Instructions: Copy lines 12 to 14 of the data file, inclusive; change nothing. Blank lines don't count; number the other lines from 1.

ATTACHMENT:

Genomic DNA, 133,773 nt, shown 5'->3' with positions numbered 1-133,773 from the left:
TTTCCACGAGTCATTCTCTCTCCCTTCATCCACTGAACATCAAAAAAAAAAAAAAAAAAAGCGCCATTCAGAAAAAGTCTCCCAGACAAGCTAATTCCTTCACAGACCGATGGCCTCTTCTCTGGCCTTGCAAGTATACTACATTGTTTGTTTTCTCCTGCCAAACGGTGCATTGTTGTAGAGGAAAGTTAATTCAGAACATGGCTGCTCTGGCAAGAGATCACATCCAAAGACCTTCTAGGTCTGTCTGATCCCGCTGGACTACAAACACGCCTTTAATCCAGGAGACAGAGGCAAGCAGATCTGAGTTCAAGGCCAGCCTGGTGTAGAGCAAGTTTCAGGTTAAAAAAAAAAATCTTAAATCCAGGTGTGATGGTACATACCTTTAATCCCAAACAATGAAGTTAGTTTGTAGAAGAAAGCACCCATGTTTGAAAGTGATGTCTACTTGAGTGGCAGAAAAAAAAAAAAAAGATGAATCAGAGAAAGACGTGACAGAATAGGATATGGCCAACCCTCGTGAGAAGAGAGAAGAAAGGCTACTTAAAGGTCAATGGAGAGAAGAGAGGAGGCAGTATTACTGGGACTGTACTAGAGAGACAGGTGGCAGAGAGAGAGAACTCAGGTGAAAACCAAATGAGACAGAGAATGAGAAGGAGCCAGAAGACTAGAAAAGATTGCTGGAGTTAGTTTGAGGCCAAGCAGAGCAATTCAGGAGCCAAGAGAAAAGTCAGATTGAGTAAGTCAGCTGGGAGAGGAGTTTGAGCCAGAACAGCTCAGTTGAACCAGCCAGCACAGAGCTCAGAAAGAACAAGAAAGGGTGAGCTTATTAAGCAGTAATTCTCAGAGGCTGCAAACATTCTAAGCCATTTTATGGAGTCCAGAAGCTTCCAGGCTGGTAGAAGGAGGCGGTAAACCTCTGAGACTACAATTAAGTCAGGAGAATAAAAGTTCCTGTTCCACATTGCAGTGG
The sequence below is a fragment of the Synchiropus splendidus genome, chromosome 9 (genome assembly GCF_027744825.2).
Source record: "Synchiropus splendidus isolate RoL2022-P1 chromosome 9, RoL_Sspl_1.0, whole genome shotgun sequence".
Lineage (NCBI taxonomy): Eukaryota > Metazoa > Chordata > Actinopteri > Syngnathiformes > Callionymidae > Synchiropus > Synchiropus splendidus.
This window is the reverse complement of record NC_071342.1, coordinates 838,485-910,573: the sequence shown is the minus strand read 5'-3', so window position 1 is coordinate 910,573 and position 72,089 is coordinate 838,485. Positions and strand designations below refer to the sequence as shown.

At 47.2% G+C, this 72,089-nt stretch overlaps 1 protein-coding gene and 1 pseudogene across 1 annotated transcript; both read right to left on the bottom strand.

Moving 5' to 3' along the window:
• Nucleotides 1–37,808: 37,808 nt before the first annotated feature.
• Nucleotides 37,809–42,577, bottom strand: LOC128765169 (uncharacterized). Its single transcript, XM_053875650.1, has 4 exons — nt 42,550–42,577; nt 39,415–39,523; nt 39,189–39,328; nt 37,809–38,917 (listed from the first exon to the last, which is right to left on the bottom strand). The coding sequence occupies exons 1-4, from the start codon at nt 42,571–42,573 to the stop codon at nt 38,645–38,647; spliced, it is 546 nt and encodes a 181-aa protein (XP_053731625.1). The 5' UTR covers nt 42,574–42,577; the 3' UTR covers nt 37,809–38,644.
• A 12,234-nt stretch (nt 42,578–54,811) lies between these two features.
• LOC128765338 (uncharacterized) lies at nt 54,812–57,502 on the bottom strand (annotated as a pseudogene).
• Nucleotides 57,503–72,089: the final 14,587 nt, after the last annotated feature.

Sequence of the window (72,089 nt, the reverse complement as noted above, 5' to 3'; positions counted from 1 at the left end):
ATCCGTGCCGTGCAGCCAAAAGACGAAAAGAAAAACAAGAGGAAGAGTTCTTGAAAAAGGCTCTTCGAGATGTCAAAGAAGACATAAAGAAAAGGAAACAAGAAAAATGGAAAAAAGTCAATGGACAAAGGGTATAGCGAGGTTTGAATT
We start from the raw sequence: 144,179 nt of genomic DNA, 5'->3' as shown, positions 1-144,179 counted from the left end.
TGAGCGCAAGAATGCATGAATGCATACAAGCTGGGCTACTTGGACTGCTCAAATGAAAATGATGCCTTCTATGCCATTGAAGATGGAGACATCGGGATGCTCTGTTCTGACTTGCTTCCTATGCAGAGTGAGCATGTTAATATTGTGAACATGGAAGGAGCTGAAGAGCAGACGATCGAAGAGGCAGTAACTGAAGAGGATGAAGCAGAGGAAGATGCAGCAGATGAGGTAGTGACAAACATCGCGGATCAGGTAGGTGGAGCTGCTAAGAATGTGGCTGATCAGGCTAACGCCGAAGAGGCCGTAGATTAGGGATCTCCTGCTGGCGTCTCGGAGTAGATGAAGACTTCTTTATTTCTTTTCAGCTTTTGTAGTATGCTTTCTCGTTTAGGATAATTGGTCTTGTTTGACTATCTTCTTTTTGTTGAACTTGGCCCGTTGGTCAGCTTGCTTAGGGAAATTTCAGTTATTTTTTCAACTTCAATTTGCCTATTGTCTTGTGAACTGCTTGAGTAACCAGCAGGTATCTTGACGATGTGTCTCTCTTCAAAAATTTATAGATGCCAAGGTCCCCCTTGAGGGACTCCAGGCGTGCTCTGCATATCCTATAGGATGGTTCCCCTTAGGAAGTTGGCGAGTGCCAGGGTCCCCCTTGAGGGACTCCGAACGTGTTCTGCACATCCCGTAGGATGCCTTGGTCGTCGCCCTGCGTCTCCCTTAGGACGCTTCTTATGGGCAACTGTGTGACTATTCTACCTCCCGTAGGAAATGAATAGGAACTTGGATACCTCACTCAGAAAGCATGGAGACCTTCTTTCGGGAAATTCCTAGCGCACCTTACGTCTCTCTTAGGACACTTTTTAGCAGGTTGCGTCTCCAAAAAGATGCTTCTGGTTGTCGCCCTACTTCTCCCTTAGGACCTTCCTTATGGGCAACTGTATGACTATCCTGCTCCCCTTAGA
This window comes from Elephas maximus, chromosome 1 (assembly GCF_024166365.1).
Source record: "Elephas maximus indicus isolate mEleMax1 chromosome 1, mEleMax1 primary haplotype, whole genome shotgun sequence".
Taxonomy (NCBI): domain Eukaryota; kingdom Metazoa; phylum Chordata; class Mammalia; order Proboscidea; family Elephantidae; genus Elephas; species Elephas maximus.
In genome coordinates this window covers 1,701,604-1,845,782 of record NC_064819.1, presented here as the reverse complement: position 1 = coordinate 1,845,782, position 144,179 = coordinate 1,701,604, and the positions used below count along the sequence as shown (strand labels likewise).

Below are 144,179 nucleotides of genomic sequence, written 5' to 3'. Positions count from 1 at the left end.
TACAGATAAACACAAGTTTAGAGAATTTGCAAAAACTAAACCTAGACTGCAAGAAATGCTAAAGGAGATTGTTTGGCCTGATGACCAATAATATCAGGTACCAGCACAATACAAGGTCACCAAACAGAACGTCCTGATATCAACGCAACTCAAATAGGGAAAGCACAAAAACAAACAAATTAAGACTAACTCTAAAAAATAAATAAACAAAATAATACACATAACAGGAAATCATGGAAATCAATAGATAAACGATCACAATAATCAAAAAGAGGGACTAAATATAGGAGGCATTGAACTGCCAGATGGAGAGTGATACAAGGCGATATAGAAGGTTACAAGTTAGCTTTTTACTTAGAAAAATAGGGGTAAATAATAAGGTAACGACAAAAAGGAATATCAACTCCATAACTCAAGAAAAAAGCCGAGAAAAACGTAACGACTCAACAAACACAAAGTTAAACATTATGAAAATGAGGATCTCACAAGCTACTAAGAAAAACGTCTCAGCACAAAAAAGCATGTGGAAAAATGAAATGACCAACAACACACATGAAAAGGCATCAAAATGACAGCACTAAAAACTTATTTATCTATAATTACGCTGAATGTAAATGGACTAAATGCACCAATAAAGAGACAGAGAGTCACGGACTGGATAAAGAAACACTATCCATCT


• LOC128765338 (uncharacterized) lies at nt 54,812–57,502 on the bottom strand (annotated as a pseudogene).
• Nucleotides 57,503–72,089: the final 14,587 nt, after the last annotated feature.

Sequence of the window (72,089 nt, the reverse complement as noted above, 5' to 3'; positions counted from 1 at the left end):